Sunday, April 17, 2011

Platform fragmentation

There was a time, fairly recently in fact, where it was possible to target a single platform for all new development. That "platform" was the web. As long as you conformed to certain standards, and didn't make too many reaches in terms of how you expected your application to behave, there wasn't a problem. Applications would load into IE or Firefox, appear on a largish display with the user interacting with them using a mouse and keyboard, and, well, that was it.

And then, suddenly, here is the explosion of so-called smartphones, and now tablets. Both require subtly different ways of interaction, which means designing a user interface intended for a 1024x768 screen is likely to cause usability issues for those using smartphones and tablets. In some ways, developers were forewarned: portable devices that browse the web have been available for a while now, and anyone who used, say, a stylus-based user interface like a Nokia 800 knew that there were going to be big problems if and when we moved away from mice.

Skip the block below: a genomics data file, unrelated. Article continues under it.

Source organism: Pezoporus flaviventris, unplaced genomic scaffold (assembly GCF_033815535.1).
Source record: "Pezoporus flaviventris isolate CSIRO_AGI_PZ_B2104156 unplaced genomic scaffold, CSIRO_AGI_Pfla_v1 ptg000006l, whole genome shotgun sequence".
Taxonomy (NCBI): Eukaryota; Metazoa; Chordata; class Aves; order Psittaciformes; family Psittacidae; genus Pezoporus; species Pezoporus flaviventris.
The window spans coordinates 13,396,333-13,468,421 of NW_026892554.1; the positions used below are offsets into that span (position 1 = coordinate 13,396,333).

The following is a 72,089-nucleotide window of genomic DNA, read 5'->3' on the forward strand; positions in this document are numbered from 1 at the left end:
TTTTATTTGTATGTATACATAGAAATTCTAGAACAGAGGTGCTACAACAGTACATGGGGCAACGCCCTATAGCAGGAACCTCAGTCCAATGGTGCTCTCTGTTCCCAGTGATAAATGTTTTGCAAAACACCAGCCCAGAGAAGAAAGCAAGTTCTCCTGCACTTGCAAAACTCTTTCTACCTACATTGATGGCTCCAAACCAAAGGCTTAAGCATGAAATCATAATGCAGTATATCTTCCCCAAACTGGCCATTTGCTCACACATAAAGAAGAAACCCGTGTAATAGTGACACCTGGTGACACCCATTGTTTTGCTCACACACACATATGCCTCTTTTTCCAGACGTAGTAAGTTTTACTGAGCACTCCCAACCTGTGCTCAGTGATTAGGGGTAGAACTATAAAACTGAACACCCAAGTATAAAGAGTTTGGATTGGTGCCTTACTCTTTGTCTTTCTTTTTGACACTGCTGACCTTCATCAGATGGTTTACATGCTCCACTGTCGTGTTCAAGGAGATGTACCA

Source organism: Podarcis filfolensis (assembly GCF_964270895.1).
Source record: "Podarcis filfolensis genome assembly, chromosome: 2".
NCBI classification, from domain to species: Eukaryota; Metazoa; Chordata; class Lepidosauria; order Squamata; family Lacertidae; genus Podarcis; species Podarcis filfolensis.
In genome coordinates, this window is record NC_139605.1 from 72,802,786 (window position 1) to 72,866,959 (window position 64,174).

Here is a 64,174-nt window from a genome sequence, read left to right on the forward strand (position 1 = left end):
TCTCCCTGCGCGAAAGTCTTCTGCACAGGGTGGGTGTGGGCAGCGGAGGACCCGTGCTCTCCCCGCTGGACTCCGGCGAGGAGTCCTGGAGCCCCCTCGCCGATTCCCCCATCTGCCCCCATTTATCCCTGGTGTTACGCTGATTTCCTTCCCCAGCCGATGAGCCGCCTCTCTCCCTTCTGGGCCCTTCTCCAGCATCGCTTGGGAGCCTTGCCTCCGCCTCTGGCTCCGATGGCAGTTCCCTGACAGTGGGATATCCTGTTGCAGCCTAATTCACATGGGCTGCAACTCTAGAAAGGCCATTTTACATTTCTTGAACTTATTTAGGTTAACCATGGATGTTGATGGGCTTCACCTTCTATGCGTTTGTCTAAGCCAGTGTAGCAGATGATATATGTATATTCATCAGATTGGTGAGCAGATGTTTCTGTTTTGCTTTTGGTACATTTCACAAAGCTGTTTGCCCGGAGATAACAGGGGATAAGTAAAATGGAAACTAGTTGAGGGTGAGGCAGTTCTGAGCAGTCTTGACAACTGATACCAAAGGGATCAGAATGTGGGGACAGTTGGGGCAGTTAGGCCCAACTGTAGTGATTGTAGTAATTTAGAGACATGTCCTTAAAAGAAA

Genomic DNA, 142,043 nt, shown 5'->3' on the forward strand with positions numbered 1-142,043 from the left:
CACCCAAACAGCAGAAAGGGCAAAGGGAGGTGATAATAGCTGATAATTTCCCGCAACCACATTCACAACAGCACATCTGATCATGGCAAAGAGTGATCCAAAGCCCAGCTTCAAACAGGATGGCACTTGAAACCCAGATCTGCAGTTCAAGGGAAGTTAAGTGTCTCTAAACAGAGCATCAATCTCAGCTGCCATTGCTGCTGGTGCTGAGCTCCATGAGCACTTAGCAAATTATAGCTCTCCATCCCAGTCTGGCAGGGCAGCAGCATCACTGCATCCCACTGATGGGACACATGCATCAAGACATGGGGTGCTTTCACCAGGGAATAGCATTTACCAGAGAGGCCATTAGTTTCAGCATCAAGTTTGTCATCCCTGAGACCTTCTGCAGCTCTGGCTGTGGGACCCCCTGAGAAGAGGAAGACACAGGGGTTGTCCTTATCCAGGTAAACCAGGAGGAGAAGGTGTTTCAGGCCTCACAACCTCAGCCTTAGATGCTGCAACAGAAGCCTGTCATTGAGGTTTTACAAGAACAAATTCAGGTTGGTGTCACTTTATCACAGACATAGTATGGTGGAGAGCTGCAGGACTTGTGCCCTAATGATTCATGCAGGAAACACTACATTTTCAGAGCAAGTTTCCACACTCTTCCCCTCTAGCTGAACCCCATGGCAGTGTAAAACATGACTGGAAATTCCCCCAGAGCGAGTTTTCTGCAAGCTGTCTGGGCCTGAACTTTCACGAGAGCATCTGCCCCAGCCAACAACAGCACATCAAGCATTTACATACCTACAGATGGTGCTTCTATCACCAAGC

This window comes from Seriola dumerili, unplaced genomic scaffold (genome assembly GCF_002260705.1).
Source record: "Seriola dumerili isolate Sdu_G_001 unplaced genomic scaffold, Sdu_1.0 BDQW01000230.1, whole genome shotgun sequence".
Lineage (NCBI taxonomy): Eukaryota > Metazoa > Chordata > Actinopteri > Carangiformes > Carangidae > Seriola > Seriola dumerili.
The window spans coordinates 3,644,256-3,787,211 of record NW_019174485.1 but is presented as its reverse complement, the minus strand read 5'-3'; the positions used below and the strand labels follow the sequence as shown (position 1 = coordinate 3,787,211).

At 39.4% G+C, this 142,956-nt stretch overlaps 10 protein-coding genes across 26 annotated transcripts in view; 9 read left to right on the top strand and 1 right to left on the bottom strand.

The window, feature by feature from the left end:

So suddenly we're at a stage where developers really do have to design their applications to run on multiple platforms - not similar platforms that merely differ in terms of how you write to a file, or receive a button down event from the user, but platforms that work in such radically different ways a developer has to think about designing entirely different user interfaces for each.

Is this a step back? I don't think so, we've been down this route before, when the great migration of text-based user interfaces to WIMP (Windows, Icons, Mice, Pointers) in the mid-eighties. The difference then was that the latter actually won out, whereas I have no idea whether future user experiences will converge on a single type in the near future.

It's nice, however, to finally see some excitement in the computing world after decades of stagnation.

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